The casino curse
The Prime Minister's Office is trying to push forward a plan to build a 4,000-dunam gambling casino near Mitzpeh Ramon in the Negev. It would be managed by Mifal Hapayis, the state lottery. Shmuel Rifman, head of the Ramat Negev Regional council, expects the casino to turn Mitzpeh Ramon into a "little Las Vegas."
The Prime Minister's Office is trying to push forward a plan to build a 4,000-dunam gambling casino near Mitzpeh Ramon in the Negev. It would be managed by Mifal Hapayis, the state lottery. Shmuel Rifman, head of the Ramat Negev Regional council, expects the casino to turn Mitzpeh Ramon into a "little Las Vegas." Any comparison of the tiny development town, with its 20 percent unemployment, to glittering cities in rich countries full of tourists is baseless. The casino might bring quick prosperity to some residents of the area in the short run, but in the long run it could bring social destruction.
Gambling is an activity that cannot be blocked. At best, it can be restrained or at least the negative - and, indeed, sometimes criminal - impact it has on the surroundings can be reduced. It's enough to take a look at illegal gambling in Israel to see what can be expected for Mitzpeh Ramon and the entire Negev if gambling is legalized and institutionalized there.
No legitimate casino in the world has managed to keep out illegal gambling. On the contrary, alongside every "respectable" and luxurious casino there are dubious casinos whose owners eventually take over the legitimate casinos. Every casino attracts industries like a black market in banking and accessible sex and drug sales, and every casino attracts criminals looking for easy money and easy prey. Alongside the illegal gambling in Eilat and South Tel Aviv are escort services where the women are mostly smuggled into the country by gangs from the Commonwealth of Independent States.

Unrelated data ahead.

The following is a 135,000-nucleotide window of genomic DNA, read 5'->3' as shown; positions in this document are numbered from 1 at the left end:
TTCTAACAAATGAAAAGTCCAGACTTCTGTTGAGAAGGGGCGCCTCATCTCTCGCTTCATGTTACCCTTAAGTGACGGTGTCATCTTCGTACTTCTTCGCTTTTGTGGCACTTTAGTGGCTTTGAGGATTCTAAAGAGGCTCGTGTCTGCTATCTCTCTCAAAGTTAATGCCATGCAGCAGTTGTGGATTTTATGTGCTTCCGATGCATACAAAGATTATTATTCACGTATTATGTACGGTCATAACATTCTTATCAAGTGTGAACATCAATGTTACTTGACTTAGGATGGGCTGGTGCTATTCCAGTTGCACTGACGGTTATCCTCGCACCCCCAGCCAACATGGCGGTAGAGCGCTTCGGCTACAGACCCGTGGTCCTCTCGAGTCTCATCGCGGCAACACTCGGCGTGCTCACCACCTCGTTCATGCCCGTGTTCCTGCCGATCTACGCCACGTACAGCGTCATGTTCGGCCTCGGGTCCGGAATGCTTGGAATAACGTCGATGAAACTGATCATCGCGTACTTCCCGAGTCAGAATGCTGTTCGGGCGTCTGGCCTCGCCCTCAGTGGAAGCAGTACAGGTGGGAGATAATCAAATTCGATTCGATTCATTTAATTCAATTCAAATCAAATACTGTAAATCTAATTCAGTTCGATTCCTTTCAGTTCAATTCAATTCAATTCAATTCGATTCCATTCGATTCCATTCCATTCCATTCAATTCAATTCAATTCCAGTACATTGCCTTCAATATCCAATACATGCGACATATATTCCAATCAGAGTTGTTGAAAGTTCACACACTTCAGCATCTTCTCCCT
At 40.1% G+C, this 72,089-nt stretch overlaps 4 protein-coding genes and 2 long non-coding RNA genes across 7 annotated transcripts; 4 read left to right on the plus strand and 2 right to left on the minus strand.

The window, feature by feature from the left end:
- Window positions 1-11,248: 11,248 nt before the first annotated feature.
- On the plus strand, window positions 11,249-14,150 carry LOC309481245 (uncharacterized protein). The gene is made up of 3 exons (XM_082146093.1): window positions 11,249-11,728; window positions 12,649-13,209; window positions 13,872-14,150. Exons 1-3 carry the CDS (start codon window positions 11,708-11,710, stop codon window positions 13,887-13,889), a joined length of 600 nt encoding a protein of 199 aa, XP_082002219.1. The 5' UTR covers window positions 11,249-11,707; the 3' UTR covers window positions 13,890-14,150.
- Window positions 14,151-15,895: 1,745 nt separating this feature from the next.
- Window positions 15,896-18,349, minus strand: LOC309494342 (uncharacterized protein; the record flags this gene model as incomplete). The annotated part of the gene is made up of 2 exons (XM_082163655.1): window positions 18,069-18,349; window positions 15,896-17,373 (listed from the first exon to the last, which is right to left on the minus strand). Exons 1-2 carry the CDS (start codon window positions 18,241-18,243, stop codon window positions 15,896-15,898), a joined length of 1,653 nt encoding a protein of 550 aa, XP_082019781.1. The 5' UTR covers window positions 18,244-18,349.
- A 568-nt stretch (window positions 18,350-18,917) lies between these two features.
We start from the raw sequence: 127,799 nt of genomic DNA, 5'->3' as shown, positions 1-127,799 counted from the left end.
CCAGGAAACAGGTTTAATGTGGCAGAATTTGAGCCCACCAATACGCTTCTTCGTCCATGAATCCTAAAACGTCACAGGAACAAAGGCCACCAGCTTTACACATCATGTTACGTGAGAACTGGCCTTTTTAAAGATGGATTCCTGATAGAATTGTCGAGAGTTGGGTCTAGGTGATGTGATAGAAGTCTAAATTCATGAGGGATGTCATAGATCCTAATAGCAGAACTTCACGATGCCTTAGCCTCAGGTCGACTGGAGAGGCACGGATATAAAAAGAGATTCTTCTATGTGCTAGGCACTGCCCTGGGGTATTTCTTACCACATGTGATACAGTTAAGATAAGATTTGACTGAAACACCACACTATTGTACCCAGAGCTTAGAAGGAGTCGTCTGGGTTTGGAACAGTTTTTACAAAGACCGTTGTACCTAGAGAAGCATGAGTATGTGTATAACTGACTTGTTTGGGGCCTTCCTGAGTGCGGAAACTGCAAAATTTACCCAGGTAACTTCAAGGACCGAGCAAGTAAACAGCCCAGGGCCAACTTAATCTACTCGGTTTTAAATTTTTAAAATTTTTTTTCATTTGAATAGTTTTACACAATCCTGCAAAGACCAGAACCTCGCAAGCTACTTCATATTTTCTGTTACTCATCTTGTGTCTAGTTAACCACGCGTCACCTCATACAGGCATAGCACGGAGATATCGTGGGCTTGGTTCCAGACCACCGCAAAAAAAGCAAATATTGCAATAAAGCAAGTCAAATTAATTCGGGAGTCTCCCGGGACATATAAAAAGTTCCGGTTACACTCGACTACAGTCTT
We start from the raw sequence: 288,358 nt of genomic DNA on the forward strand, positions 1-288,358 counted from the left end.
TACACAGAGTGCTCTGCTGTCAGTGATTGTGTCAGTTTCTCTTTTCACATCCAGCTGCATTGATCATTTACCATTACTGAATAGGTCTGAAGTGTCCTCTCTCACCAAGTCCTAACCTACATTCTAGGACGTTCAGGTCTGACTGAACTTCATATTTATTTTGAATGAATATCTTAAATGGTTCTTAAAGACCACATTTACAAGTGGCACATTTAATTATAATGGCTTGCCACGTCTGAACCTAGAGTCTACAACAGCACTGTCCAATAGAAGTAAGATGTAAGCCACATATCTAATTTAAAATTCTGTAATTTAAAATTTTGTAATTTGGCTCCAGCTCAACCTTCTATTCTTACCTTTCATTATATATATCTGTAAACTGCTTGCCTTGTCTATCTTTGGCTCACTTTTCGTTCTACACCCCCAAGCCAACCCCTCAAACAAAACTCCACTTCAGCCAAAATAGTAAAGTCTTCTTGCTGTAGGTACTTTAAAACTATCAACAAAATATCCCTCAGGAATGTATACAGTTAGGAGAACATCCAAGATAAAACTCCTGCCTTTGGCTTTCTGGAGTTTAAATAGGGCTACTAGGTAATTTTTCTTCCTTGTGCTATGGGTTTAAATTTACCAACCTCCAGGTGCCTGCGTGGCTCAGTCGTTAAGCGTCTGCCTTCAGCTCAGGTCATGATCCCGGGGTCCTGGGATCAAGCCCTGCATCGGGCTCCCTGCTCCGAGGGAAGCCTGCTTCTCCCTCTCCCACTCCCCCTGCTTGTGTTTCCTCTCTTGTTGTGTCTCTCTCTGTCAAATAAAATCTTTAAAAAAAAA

The promise that the casino will provide jobs to thousands of unemployed people is baseless and deceptive. Gambling professionals nowadays come from Eastern Europe. Workers in the hotels, entertainment and food industries will probably come from Third World countries for very low wages and very poor living conditions.
Even if some of the Negev residents do find work, their towns will fill up with foreigners poorer than the residents. The bitter experience on Indian reservations in the United States shows that the quick profits can turn into disaster - and the Negev Bedouin would be the first to be harmed. A nearby, accessible casino would attract a weak population trying to gamble with its little savings. The elderly people who cash in their meager social security checks and spend their days and nights shoving coins into slot machines in American gambling centers are an example of this.
The claim that the investments in the casino will be regulated and monitored is easy to refute. Experience from the communications industry, much less aggressive than the gambling industry, is enough to show how impotent the state regulators can be, compared to the power of the investors.
Mifal Hapayis claims the casino will encourage tourism, but the casino tourists - if they actually do arrive - are not the kind who enrich local culture. It's not even necessary to go into the urban and ecological damage that would be done by the development around the casino.
On the backs of the poorest people in the country and obsessive gamblers, Mifal Hapayis would accumulate enormous amounts of money that would be spent on education and culture (and helping gambling addicts kick the habit). But the Negev, where all the social problems of Israel are intensified in the stark environment, and which needs sensitive nurturing, could become irreparably damaged, and all the cash in Mifal Hapayis won't be able to help.
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